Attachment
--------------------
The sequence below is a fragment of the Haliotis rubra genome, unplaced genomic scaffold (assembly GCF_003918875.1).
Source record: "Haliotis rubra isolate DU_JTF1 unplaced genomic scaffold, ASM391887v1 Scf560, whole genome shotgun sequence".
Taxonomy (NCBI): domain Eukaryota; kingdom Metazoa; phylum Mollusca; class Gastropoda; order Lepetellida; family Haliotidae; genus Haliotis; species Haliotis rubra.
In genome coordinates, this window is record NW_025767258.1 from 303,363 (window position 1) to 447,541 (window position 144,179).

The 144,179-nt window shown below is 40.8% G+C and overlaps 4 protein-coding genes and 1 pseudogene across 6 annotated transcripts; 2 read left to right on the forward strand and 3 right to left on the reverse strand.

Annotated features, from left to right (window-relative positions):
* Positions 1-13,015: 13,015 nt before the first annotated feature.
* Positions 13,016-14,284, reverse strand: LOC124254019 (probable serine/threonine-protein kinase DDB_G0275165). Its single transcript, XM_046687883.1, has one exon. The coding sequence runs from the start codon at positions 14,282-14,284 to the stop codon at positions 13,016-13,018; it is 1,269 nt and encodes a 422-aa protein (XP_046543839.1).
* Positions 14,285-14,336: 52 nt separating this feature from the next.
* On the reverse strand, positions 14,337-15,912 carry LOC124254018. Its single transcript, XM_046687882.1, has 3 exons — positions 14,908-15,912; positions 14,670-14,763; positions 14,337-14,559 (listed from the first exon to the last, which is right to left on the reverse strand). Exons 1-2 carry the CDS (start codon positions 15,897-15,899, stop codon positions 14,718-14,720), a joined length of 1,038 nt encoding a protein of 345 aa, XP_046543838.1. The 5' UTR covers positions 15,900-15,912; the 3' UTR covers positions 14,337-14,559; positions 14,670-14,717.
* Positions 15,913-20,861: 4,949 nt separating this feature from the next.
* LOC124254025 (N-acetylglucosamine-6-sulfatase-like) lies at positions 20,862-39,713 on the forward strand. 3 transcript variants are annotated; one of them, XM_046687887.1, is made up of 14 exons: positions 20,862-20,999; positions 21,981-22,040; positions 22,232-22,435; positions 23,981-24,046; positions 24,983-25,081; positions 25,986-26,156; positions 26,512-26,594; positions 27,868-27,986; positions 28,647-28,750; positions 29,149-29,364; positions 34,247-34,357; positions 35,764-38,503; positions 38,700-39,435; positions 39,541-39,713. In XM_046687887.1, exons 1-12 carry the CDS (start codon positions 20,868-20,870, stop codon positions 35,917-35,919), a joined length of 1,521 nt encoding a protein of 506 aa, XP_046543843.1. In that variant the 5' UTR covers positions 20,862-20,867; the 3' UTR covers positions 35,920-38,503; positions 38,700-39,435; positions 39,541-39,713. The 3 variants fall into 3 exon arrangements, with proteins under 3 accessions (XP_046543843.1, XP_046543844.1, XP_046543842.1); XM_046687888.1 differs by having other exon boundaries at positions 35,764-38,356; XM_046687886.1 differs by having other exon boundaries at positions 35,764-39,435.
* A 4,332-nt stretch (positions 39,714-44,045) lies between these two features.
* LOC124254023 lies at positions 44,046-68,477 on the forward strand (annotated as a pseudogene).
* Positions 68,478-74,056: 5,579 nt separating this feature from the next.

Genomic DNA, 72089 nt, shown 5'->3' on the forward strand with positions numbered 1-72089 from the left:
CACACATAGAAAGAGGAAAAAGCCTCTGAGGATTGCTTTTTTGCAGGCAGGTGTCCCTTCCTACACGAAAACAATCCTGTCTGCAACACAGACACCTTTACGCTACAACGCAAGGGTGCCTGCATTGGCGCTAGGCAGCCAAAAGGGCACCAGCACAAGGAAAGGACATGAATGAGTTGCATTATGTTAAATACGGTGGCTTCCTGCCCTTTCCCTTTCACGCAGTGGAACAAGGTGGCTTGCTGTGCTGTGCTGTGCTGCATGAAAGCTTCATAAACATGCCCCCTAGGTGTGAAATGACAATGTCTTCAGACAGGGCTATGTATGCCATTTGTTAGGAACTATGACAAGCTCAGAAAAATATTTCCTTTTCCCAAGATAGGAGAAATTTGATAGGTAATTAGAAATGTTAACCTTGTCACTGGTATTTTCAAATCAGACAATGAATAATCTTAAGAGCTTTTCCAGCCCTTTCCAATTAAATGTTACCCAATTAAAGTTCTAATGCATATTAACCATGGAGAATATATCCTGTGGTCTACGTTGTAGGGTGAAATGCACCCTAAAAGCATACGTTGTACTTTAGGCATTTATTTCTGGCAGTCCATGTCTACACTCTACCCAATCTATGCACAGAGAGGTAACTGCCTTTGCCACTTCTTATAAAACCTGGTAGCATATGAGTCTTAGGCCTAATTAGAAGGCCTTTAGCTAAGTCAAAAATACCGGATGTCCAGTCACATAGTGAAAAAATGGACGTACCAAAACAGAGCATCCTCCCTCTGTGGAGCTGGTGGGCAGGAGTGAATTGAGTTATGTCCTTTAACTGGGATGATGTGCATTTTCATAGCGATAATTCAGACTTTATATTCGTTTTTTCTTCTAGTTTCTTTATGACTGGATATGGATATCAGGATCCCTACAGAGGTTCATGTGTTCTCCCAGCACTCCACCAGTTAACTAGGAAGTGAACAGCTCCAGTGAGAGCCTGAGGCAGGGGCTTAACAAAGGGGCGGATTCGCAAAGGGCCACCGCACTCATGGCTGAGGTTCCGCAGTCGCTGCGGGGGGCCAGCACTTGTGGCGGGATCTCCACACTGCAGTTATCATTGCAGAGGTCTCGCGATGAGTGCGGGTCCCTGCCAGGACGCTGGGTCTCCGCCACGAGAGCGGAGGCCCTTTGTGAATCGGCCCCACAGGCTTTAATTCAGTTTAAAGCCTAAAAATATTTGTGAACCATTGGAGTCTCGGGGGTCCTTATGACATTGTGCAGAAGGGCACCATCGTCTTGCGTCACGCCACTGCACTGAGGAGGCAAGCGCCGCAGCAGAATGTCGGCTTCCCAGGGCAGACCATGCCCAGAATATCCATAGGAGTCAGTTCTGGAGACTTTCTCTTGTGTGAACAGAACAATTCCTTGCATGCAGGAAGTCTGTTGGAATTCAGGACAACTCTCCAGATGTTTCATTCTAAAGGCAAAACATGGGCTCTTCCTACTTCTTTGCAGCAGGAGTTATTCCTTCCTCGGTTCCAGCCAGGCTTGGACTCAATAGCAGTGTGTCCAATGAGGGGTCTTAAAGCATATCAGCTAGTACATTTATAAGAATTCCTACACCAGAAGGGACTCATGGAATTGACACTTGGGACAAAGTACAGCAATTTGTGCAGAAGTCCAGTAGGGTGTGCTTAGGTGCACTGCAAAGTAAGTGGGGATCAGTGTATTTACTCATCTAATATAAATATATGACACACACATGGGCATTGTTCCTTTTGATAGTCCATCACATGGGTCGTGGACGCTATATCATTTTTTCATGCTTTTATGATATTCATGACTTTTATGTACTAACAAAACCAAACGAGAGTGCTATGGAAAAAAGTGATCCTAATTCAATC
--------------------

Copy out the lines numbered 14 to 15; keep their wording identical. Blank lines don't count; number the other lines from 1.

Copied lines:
* LOC124254023 lies at positions 44,046-68,477 on the forward strand (annotated as a pseudogene).
* Positions 68,478-74,056: 5,579 nt separating this feature from the next.